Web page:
5 Basics for Writing Children’s Books

When people find out I’m a writer they often tell me they want to write a book. Nine out of ten times they have an idea for a child’s book but don’t know where to start. I usually give the same advice over and over, so here it is:


Don't try too hard

1. Don’t try to think up a story you think children will like, instead write the child’s version of what you know best. If you like to grow vegetables, take that passion and write about it so children can understand it.

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Write at age level

2. Write to the age level that you want to reach with your information. If you use a program like Microsoft Word, you can easily check the readability statistics to see what grade level you are writing to. You can easily determine if you need to take it up or down to meet that age group’s reading level.

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Use short sentences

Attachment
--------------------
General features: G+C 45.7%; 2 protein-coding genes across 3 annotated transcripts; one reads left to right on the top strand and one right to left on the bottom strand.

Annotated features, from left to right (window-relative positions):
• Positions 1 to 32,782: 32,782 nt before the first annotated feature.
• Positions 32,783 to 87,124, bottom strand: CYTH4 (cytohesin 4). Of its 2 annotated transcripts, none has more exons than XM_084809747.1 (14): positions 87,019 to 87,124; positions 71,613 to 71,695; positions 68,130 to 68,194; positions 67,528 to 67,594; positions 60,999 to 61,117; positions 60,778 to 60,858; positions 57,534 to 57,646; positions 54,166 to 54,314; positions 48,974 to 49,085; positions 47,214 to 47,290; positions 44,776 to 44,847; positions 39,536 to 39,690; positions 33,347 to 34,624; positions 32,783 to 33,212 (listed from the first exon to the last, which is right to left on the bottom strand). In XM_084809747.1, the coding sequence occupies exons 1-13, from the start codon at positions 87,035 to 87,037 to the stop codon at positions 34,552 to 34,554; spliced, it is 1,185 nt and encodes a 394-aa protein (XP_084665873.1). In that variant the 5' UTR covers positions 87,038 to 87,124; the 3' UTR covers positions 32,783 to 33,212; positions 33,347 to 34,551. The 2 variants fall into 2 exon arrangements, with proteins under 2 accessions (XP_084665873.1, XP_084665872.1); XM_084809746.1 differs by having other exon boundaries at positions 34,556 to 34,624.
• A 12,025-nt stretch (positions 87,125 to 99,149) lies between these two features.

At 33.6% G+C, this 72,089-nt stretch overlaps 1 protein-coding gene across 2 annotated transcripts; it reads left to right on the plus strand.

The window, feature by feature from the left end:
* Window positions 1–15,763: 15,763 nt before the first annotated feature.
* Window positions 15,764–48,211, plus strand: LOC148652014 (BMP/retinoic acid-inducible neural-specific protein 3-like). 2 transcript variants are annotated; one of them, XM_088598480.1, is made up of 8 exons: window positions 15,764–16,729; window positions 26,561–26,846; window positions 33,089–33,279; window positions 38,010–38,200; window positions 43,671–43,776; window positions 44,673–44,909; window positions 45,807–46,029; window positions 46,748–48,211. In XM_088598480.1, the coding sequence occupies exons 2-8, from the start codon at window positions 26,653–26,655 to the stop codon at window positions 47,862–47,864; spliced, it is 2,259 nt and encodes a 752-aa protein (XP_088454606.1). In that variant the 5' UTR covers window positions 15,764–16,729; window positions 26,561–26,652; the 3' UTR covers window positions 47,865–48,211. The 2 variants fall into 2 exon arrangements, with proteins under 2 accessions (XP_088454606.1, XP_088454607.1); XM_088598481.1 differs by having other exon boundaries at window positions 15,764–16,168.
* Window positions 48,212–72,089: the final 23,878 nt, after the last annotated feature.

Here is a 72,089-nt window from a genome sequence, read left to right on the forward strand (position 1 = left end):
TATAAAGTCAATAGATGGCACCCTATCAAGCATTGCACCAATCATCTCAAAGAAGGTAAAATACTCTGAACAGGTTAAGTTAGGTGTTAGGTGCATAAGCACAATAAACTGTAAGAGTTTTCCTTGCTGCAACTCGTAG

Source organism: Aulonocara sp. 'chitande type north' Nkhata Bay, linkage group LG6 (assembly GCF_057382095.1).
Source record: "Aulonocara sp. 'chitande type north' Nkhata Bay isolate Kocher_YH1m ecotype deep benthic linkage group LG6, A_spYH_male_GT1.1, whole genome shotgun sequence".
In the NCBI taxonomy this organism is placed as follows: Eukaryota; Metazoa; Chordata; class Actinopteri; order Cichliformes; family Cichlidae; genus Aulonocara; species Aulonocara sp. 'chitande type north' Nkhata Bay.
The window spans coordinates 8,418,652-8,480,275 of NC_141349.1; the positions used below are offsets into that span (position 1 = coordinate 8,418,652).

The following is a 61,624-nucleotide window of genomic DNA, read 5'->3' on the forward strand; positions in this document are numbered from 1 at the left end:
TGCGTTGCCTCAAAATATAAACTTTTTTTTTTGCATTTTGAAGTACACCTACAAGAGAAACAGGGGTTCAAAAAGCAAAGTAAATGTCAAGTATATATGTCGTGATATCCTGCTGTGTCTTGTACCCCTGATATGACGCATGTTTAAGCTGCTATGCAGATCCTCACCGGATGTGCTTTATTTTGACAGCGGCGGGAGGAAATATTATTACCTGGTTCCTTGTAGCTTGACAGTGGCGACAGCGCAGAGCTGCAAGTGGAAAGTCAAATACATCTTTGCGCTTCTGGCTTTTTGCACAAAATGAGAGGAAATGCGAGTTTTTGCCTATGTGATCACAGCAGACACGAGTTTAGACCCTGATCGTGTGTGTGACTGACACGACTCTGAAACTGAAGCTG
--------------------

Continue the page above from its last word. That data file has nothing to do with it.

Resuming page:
3. As a general rule, the younger the child, the shorter the sentences. The same is true for the number of sentences per page. One sentence per page is fine for a pre-K book but is too few for a 5th grader’s book. A simple rule of thumb is to add one sentence per page for each grade level, so a 5th grade book would have six sentences per page. Remember that the sentence length will increase too with each grade level.

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Illustrate it

4. Illustrations are important in a child’s book. As a writer, it pains me to say this but illustrations are more important than words for books directed at children under the age of seven. Children’s stories are more visually driven than story driven. Take the time to illustrate your book.

Take your time

5. It will always take longer to get the book done than you plan. A 20-page book seems like it could be knocked out in an afternoon except you’ll find it hard to keep the sentence and word count down without compromising your story. Say what you have to say in a few words but choose words that sound good read out loud.

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That’s a quick overview. Obviously it’s more involved than that but if I told you everything step by step it would kill your creativity. The most important thing in writing is to just start.

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